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Enhancing Learning: The Aberdeen Approach The Final Report of the Curriculum Commission Bryan MacGregor.

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Presentation on theme: "Enhancing Learning: The Aberdeen Approach The Final Report of the Curriculum Commission Bryan MacGregor."— Presentation transcript:

1 Enhancing Learning: The Aberdeen Approach The Final Report of the Curriculum Commission Bryan MacGregor

2 1. Introduction Reviewing the curriculum is a responsibility of any group of scholars. In an increasingly competitive national and international environment, need to review, to maintain strengths and strive for excellence. The primary objectives of Curriculum Reform are: to make our approach distinctive within the UK and aligned with developments in some of the worlds leading universities; to enhance the Aberdeen learning experience; to enhance disciplinary study; and to produce better informed, more rounded and more intellectually flexible graduates. In doing so, our programmes will be: more attractive to students; more relevant to employers; and more relevant to wider societal needs.

3 2. Meetings and reports First meeting of the Commission – November 2007 Commission has met 29 times; Steering Group 27 times First Report - February 2008 Second Report - July 2008 Draft Final Report - September 2008 Final Report – October 2008

4 3. Evidence base The evidence base for the proposals was: A desk study of the strategic context; External consultations with a wide range of interest groups; Internal consultations and feedback on the reports; Market research on the views of applicants, parents and employers; A survey of guidance teachers; Two surveys of students opinions, undertaken by the Students Association; Discussions with the Business Committee of the General Council; and Reports from three sub-groups of the Commission.

5 4. Graduate Attributes Academically excellent In-depth discipline knowledge Breadth of knowledge Contextual Understanding Critical thinkers and effective communicators Synthesis and analysis Informed argument and reasoning Diverse set of transferable and generic skills Open to learning and personal development Openness to, and interest in, lifelong learning Self reflection Active citizens Appreciation of ethical and moral issues Appreciation of social and cultural diversity Appreciation of enterprise and leadership

6 5. Framework A five year framework which incorporates: A traditional four year Scottish honours degree; An advanced entry, three year honours degree for applicants with appropriate subjects and grades in Advanced Highers, A-levels or a new University advanced entry examination; A three year degree, which would be an enhancement of the old ordinary A one year taught postgraduate masters level programme, which would develop core discipline material; A five year integrated undergraduate programme where required for professional accreditation, such as the MEng and MChem; Two further exit qualifications – a certificate after one year and a diploma after two years – in recognition of successful study; and Flexible entry to and exit from any year of the five, depending on prior qualifications, in order to accommodate breaks in study.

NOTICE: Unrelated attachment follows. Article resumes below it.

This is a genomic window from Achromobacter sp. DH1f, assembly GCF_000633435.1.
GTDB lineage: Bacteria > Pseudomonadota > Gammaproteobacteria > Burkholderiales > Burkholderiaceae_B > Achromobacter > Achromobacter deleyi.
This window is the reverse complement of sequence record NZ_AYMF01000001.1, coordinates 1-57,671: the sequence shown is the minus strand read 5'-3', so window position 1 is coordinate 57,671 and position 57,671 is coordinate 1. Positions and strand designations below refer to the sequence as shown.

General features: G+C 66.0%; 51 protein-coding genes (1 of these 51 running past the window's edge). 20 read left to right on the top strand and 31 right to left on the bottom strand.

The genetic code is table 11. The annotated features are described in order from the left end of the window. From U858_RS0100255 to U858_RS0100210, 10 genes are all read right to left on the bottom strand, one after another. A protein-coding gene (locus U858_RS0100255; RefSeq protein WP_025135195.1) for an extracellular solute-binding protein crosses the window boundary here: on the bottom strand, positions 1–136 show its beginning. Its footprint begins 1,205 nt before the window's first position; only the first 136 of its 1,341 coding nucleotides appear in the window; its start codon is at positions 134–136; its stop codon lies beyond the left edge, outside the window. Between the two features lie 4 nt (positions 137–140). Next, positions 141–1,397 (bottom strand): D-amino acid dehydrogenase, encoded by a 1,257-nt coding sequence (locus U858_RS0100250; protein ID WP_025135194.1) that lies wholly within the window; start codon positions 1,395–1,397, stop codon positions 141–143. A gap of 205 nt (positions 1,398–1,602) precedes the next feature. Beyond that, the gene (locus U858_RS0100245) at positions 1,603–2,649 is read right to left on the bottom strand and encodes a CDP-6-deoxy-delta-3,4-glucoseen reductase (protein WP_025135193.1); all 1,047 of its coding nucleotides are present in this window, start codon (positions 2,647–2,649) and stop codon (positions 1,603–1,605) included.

7 6. Enhanced Study An understanding and appreciation of other areas of intellectual endeavour that contrast with and complement the primary discipline. Better informed, more rounded and more intellectually flexible graduates. Three components from which a student would choose enhanced study: 1.A series of University-wide Sixth Century Courses (6CCs), designed to consider and contrast different approaches to knowledge and different methods of enquiry; 2.A small number of Sustained Study Programmes (SSPs) – similar to the with component of some existing degrees; and 3.A selection of Disciplinary Breadth Courses (DBCs), proposed from the Catalogue of Courses by each Degree Programme Team to ensure that the objectives of Enhanced Study are fulfilled. A minimum requirement for Enhanced Study of 1 out of 4 courses each semester at levels 1 and 2, and one each year at levels 3 and 4. A University-wide move to four 15 credit courses per semester.

8 7. Supporting the curriculum Scholarships, in part to improve accessibility; Enhanced engagement with secondary schools and colleges, enhanced induction and an enhanced system for student support; A statement of Rights and Responsibilities; Flexible learning and teaching facilities; Student skills assessment; support for writing and numeracy skills; Assessment and Information Technology (IT) strategies; Communication of best practice; A review of the timetable to consider consecutive teaching periods and more accessible provision; Promotion of a co-curriculum; enhanced engagement with employers; University-wide lectures; and Enhanced Graduate Transcript.

9 8. Implementation An Implementation Board to oversee, monitor and review implementation. Resources Group to identify resources requirements. Changes to administrative structures and capital investments – from September 2009. Changes to curriculum content and regulations - from September 2010. Full implementation would last for six years. Importance of communication and marketing.

10 Enhancing Learning: The Aberdeen Approach The Final Report of the Curriculum Commission Bryan MacGregor

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